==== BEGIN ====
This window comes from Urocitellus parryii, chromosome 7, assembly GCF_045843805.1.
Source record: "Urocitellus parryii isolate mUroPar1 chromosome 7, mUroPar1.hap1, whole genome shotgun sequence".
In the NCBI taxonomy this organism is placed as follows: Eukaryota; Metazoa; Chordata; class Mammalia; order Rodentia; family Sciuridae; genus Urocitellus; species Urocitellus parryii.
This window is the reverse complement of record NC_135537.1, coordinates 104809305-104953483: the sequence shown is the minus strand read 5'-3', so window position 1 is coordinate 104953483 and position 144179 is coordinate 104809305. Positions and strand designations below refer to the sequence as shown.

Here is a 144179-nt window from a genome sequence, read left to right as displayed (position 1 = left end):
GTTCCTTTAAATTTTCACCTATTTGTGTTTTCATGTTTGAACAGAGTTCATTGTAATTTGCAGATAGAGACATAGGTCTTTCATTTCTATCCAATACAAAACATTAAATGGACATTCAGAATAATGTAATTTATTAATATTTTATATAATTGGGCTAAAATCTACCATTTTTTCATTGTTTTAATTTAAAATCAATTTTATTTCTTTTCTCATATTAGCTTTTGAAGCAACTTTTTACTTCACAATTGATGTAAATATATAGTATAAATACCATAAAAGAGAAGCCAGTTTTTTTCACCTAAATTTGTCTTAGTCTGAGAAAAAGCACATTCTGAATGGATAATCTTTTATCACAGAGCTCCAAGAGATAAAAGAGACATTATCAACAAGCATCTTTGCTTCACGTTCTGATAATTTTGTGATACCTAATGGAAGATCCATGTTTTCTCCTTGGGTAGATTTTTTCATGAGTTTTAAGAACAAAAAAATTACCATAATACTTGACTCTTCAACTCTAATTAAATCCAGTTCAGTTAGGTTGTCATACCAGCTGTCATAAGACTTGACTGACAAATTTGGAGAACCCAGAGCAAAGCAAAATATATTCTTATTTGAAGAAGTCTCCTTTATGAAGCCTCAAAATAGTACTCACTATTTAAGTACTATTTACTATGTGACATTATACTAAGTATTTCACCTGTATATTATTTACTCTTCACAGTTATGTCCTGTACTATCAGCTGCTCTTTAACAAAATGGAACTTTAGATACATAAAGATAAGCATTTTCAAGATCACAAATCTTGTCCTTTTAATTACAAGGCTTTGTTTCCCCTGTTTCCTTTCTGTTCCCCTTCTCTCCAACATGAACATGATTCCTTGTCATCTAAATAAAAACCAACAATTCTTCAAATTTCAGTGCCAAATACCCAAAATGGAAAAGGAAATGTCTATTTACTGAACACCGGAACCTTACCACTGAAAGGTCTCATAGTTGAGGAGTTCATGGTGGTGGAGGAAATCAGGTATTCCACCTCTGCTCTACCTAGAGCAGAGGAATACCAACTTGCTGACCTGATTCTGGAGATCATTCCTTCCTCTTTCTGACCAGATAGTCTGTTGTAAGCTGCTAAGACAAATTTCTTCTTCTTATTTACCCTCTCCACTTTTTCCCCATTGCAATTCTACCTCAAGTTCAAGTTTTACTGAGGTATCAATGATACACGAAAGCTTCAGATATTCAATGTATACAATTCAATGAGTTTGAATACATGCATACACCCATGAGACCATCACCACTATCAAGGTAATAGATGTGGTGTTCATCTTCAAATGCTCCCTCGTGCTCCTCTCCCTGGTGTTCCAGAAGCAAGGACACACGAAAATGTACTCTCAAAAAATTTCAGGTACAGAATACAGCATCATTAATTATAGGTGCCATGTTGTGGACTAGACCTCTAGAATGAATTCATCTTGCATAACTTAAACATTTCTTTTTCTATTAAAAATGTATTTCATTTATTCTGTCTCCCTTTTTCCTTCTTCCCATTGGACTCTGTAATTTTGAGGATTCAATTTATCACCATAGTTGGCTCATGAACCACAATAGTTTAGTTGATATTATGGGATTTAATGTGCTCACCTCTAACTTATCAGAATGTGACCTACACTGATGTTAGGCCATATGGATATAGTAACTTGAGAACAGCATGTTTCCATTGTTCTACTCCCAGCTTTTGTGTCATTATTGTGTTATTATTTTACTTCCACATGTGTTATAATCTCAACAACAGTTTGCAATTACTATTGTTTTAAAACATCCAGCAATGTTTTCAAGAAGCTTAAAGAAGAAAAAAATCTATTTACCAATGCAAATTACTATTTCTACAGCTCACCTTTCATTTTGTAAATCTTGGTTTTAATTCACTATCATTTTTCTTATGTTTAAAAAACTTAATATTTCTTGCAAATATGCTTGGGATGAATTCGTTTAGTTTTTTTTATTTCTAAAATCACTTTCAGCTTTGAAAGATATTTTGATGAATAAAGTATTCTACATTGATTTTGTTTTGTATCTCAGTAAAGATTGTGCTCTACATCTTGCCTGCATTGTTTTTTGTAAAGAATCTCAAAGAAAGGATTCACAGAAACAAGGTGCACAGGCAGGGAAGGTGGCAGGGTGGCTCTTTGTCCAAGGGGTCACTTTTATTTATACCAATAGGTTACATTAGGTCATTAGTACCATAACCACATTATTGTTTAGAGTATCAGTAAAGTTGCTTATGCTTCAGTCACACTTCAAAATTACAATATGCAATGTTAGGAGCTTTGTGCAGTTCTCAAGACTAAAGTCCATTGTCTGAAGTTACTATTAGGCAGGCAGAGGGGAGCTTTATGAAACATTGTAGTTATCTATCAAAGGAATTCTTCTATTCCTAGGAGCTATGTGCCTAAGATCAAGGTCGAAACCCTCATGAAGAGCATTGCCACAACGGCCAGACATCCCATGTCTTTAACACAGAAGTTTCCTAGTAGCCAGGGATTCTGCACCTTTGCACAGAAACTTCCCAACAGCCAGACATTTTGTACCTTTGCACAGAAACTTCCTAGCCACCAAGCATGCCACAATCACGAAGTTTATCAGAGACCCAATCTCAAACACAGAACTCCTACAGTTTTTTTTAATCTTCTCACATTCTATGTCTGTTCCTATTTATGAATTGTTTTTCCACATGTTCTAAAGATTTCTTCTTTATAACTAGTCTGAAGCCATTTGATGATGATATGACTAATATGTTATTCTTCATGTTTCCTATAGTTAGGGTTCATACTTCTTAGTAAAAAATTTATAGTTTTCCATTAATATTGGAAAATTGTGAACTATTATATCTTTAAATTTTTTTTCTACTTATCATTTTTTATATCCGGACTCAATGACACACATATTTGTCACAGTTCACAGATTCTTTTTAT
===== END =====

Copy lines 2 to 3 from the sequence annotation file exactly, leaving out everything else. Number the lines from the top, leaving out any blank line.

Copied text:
Source record: "Urocitellus parryii isolate mUroPar1 chromosome 7, mUroPar1.hap1, whole genome shotgun sequence".
In the NCBI taxonomy this organism is placed as follows: Eukaryota; Metazoa; Chordata; class Mammalia; order Rodentia; family Sciuridae; genus Urocitellus; species Urocitellus parryii.